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And Just Who Polices Local Government?

Despite all the mainstream media rhetoric about Cameron Slater ("Right-wing Attack Blogger!") - most of which needs to be taken with a grain of salt, given the vested interest these people have in discrediting him (and every other blogger!) at every turn, it still pays to keep an eye on what he puts up.

Today, he lashes out at the manner in which local government is policed, and highlights the manner in which rate-payers are almost universally kept in the dark about the skullduggery that has become endemic behind the scenes. 

Readers of this blog at least have some insight into the scheming and self-serving policies and actions of both elected and employed staff of our particular institution. But believe me, this blog is fairly unique - elsewhere in the country, the actions of local government are kept almost totally opaque - that is way both elected and staff like to keep it, and the overt antagonism exhibited towards my efforts here are a fair indication of the universal desire to keep everything 'cosy and in-house.'

Mainstream media have in the main long given up of trying to keep tabs on what is going on - it is just too difficult and expensive, given their struggles to survive let alone risk the legal backlash often threatened. You can join the dots when it comes to our local parochial media.

Here are a few relevant extracts from Cam's post:

"With nobody policing Local Government, the troughing gravy train has for years been ignoring the law on many fronts and doing whatever it likes.

Not withstanding that the brass at most Councils think they know better than anyone else and Councillors are ignorant, the fact remains that Local Government is getting away with all manner of mismanagement and law breaking that will come home to roost in years to come.

It is somewhat reassuring that the Auditor General has finally woken up to the fact that Local Government’s all over New Zealand are in poor financial shape with failing or nearly failing infrastructure that hasn’t been maintained. But all she can do is make comments. She has little power to enforce compliance with her recommendations and she is not compelled by law to make Councils remedy issues.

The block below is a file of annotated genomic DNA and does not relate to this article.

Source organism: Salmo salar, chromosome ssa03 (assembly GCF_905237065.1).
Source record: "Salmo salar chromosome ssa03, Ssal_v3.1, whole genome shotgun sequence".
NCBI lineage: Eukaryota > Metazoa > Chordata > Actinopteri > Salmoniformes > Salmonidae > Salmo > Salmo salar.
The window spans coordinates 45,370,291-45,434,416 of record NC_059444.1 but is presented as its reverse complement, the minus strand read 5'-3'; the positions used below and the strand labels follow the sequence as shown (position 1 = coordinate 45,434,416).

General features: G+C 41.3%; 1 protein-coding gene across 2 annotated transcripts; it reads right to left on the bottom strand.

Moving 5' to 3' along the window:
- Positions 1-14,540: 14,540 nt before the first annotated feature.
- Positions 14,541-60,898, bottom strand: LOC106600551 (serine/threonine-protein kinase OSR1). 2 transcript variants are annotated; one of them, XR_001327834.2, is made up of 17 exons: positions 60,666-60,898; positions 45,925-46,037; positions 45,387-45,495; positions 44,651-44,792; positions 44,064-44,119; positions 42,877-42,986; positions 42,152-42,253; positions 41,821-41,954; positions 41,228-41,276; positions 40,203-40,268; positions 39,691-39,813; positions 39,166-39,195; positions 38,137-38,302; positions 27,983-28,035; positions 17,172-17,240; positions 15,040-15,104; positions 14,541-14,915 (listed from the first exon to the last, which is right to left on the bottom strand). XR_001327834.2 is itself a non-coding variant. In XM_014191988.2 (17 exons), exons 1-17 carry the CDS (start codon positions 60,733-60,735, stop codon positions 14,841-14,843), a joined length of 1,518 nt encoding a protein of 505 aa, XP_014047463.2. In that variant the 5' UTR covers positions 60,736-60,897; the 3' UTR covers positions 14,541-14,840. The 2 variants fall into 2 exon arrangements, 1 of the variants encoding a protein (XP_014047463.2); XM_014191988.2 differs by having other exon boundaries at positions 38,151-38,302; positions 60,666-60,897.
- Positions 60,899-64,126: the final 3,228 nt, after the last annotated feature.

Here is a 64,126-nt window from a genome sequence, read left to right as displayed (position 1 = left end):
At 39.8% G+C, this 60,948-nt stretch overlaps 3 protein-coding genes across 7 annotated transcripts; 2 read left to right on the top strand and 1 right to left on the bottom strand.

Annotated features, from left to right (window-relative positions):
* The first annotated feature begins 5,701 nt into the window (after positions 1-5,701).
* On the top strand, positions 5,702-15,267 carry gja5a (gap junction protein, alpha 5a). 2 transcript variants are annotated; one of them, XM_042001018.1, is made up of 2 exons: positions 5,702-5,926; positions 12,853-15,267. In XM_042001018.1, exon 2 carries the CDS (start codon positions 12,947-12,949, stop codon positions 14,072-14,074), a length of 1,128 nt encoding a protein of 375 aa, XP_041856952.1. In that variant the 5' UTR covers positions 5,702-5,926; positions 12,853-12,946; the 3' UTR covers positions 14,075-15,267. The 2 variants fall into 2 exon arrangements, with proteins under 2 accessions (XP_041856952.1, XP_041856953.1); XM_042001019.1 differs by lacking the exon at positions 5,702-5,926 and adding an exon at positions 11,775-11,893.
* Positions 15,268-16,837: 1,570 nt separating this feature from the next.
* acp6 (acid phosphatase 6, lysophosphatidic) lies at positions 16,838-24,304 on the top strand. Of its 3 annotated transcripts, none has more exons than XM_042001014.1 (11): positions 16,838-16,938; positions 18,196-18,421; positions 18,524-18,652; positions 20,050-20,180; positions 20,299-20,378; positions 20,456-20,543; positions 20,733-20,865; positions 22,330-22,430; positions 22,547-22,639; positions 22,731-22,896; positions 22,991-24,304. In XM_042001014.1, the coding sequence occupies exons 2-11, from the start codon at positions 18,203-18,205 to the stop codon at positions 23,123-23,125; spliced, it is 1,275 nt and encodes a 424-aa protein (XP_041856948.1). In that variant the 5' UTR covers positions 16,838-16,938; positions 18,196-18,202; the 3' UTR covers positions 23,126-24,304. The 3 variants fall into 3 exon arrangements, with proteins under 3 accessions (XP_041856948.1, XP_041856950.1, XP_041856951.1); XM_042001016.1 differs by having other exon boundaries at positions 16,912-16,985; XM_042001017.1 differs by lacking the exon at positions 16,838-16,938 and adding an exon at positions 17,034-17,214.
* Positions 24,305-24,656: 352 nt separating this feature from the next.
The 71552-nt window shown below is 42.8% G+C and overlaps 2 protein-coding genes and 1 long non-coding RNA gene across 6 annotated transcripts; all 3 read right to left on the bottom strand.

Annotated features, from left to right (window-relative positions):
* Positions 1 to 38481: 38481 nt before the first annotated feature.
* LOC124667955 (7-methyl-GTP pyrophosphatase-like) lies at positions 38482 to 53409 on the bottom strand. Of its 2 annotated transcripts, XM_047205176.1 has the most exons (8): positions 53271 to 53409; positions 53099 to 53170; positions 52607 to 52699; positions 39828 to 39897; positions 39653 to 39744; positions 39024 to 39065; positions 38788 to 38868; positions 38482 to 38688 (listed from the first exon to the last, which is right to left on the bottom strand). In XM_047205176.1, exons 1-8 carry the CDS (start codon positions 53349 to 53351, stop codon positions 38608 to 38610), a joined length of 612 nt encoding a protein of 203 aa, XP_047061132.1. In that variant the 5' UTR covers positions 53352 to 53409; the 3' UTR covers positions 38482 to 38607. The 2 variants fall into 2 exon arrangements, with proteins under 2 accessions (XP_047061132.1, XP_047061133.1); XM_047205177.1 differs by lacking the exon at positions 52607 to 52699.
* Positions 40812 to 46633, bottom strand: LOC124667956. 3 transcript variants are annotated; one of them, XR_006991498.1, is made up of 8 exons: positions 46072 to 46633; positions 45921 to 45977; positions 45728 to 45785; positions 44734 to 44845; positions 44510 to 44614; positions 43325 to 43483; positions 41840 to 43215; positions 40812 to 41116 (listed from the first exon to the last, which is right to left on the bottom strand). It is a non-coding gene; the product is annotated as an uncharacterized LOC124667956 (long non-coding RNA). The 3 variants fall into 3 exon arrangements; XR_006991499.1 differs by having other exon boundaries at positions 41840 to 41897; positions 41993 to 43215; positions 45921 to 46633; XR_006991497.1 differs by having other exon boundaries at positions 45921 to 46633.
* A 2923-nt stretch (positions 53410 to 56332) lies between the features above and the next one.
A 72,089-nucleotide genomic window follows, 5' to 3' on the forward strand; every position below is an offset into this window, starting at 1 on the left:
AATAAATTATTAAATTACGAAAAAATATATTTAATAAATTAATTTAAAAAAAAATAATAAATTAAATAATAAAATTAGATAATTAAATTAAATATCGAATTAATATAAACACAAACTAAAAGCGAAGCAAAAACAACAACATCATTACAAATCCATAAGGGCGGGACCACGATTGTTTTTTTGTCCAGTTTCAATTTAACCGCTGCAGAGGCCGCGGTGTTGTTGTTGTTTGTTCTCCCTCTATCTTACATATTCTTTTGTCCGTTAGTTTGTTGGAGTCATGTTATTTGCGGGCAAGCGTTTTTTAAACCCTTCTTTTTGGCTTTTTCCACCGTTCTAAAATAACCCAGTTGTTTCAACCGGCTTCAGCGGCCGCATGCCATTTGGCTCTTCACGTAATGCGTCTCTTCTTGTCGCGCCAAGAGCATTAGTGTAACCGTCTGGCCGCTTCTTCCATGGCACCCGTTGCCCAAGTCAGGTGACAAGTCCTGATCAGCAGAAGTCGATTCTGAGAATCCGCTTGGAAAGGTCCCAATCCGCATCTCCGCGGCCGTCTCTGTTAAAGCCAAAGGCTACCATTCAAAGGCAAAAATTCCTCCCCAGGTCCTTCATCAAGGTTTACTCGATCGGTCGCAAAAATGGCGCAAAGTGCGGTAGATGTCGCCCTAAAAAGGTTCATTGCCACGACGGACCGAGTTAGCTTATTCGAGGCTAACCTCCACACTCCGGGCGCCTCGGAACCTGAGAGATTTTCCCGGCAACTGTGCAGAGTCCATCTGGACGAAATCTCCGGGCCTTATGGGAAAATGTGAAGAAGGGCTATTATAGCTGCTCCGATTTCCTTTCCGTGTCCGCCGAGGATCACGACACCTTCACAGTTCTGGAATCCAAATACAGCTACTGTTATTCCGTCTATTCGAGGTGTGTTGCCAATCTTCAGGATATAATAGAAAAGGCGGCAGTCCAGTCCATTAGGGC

The Environment Court does at times slap down Councils when they blunder or ignore the law, but only when issues are raised to them. Given the extraordinary costs to run a successful Court proceedings (lawyers and expert witnesses all costing big bucks) an appellant is forced to focus solely on their own issues.

And now the point. Most of the issues of Local Government stems from their complete disregard for the law. But that’s because nothing happens when they do ignore the law. Write a District Plan that is contrary to case-law or the Act – so what – nothing happens. Get the Council into debt and fail to perform your functions and duties – well the Auditor General might bring it up, but still nothing happens.

And so its time to suggest that the Government consider instituting a more robust and powerful watchdog over local government. One that must act to prosecute Councils, revoke rights and that can step in to take control when Councils balls it up. Its only then might they start to act reasonably and run our cities and regions appropriately."

I find it difficult to take issue with Cam on any of the points he has made - he is absolutely correct in his overview analysis in my view. He could be talking precisely about what has been going on here. He isn't of course - what he is saying is universal. In many ways last year's LG reforms giving vastly additional powers to Mayors' has simply exacerbated the situation - they are now virtually unassailable and unaccountable except at the ballot box, by which time the damage is generally already done.  

Just add up the millions that our incumbent has spread around on his pet projects since his arrival on the scene. And the almost entire replacement, and increase of staff within the Castle - not just senior staff, but throughout the entire building. Not to mention the utterly self-serving and destructive rate-reduction that he pushed through over what should have been the real concern of saff. The consequences of all this are imminent. 

My experience of the buck-passing, delay and avoidance exhibited by both the Office of the Auditor General, and the Ombudsman on each occasion that I have attempted to draw attention to deficiencies in the manner in which our Council is managed is both dispiriting, and confirming of one's worst fears.

The manner in which successive A/O appointees have sat on their hands during Audit Committee processes is indicative of a thoroughly lazy and/or 'cosy' approach that was finally nailed with the Kaipara affair. But nothing that has happened since, apart from a 'mea culpa' by the Auditor General, has given any cause to have any greater confidence in that institution.

I would have to say that on countless occasions, I have sat at my desk wondering just to whom I can report stuff that has been going on that has come to my attention- they almost always turn away, or claim that it should be reported to the alternative agency - Yeah, right! 

Roll on a Government appointed governing body separate from the AG and Ombudsman that can exercise effective control over what goes on in local government, but don't expect to see it anytime soon - the forces supporting the status quo are just too strong - starting with the the Local Government Association. On the other hand, if only Paula Bennett was to see political advantage in wielding a big stick, that may be the catalyst for some action.




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